It’s been well established that both chronic and acute sleep deprivation can negatively impact numerous areas of physiological and psychological performance and health.
That being said, how can sleep quality and quantity impact an athlete’s ability to build and repair muscle tissue from training?
Lamon et al (2020 examined how one night of zero sleep can impact the body’s ability to build muscle. To investigate this question, they recruited some healthy young students and split them into two conditions:
1) Normal sleep
2) Zero sleep
To keep things constant, they ate the same meals (dinner, breakfast and lunch) so any changes in muscle protein synthesis (MPS – process that drives muscle growth) and their hormonal profile would be a result of sleep.
Following a night of zero sleep:
– MPS following a meal decreased by 18%.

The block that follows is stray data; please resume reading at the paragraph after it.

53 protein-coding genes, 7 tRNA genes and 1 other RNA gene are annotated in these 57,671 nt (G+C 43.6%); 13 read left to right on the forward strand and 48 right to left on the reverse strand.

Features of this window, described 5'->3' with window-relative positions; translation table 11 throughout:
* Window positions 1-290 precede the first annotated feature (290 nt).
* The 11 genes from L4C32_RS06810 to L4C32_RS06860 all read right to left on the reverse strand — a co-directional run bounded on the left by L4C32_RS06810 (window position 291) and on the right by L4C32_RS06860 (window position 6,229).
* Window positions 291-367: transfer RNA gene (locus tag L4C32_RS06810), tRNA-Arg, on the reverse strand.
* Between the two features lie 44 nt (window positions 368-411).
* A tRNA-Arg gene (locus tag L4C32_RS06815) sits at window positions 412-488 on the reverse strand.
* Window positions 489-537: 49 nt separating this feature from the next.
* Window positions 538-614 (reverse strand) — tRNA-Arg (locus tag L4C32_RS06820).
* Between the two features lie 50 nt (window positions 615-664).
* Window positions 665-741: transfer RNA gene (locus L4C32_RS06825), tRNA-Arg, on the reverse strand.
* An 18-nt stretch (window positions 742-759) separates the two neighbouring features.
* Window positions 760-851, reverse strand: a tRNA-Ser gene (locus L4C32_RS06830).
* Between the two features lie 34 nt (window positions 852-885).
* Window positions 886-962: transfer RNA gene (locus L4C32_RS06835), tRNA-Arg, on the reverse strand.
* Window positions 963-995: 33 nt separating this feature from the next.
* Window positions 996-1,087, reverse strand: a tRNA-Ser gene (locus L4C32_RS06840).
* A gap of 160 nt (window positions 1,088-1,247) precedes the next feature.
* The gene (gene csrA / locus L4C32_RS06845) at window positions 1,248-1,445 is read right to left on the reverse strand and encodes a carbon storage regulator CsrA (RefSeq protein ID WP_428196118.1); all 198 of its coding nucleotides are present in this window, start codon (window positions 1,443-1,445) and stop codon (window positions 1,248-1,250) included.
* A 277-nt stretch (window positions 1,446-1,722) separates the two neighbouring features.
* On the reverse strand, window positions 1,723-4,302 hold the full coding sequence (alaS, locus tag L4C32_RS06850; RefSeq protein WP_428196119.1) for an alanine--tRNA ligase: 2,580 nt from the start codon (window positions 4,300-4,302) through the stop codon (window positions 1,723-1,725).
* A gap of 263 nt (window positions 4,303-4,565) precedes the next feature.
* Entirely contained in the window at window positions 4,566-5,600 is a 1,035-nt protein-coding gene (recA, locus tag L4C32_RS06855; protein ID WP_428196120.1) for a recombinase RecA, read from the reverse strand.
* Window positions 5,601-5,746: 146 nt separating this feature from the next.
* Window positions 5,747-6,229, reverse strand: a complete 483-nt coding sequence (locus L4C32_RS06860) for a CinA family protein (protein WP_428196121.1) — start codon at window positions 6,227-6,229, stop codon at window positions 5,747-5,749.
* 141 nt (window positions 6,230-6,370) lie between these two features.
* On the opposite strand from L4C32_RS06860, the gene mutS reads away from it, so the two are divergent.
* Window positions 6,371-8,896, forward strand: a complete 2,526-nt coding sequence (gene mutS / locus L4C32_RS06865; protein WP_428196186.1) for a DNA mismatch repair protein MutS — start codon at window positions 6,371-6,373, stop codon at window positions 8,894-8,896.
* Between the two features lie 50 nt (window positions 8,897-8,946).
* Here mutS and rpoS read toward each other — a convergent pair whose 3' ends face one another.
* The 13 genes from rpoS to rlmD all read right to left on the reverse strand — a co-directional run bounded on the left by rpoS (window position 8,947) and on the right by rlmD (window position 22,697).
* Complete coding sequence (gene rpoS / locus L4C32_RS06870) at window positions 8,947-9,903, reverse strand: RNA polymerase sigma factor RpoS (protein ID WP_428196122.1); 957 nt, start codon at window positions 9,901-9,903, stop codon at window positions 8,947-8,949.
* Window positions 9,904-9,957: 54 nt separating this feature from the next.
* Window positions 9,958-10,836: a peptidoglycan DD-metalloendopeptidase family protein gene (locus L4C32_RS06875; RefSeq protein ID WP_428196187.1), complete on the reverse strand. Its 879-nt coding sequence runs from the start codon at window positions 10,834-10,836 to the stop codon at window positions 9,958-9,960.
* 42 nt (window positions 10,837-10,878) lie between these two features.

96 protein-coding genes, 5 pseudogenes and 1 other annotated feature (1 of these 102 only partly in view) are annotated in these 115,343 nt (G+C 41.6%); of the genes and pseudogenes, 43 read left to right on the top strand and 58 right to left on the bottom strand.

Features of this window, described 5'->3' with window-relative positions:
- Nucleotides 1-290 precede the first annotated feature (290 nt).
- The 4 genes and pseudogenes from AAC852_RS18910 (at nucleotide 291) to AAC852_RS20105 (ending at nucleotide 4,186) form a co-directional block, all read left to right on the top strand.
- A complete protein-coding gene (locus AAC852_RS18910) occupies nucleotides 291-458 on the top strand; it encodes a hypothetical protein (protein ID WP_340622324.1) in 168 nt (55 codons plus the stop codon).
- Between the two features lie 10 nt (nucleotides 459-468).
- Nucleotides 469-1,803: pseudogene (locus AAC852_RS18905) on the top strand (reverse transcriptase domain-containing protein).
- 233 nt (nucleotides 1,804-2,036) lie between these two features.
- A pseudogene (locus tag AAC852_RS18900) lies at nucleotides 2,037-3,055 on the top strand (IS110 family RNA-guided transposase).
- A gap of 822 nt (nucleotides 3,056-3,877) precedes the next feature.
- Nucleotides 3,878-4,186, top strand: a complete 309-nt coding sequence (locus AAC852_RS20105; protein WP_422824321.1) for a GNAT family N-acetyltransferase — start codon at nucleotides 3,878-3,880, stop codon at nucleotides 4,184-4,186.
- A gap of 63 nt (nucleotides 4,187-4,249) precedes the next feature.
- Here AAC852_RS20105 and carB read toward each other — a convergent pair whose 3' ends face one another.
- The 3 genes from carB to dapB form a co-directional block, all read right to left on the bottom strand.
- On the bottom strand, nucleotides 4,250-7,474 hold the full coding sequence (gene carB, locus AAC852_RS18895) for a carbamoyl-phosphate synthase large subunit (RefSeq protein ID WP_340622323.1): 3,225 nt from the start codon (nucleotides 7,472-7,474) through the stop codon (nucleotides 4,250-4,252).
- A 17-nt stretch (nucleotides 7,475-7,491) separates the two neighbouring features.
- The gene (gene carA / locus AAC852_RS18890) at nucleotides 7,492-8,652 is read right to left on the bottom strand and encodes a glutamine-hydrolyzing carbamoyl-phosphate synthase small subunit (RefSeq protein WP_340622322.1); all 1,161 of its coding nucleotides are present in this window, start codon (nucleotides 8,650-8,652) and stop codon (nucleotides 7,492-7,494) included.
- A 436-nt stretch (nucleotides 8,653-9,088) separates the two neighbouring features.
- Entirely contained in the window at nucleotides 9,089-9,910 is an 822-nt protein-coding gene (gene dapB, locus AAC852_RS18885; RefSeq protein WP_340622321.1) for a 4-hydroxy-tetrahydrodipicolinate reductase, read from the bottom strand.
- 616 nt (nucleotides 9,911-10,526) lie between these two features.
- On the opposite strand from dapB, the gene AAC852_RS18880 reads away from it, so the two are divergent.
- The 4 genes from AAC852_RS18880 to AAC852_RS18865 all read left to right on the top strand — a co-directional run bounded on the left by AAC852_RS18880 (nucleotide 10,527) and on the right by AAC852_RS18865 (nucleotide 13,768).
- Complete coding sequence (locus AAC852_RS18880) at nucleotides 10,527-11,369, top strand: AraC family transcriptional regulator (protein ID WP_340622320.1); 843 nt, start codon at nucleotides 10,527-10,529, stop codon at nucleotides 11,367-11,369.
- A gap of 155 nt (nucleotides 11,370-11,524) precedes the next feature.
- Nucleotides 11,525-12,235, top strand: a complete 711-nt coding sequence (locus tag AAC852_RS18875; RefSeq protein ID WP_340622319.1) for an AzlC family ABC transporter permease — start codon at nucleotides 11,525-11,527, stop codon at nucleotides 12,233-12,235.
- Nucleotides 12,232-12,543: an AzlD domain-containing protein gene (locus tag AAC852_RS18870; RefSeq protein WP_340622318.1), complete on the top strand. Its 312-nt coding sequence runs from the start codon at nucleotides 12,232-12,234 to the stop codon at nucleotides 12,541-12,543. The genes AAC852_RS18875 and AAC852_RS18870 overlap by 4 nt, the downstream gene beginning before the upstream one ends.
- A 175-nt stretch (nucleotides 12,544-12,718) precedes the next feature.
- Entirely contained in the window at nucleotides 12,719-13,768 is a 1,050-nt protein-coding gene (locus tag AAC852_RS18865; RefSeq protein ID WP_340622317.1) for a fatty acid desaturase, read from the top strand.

– Testosterone decreased by 24% (anabolic).
– Cortisol increased by 21% (typically catabolic).
– Genes associated with muscle breakdown were unchanged.
These results would suggest that zero sleep can create a less anabolic environment and induce anabolic resistance.
1) You would rarely see an athlete sleep zero hours per night, but it does provide interesting insights if an athlete is sleep deprived over a long period of time.
2) Research by Saner et al (2020) shows similar results over the course of 5 days of sleep deprivation (4hrs per night).
3) How do these ‘snap shot’ measurements translate into long term consequences to the athlete?
4) The participants didn’t train (non-athletes). Considering you get robust 24-48 hour MPS responses post training, would this make the anabolic resistance here void?
5) Despite creating an unfavourable environment to build muscle, genes associated with muscle breakdown were unchanged. So sleep deprivation appears to impact growth, not breakdown.
So, if maximising muscle growth and recovery is important to you, make sure you get some sleep…
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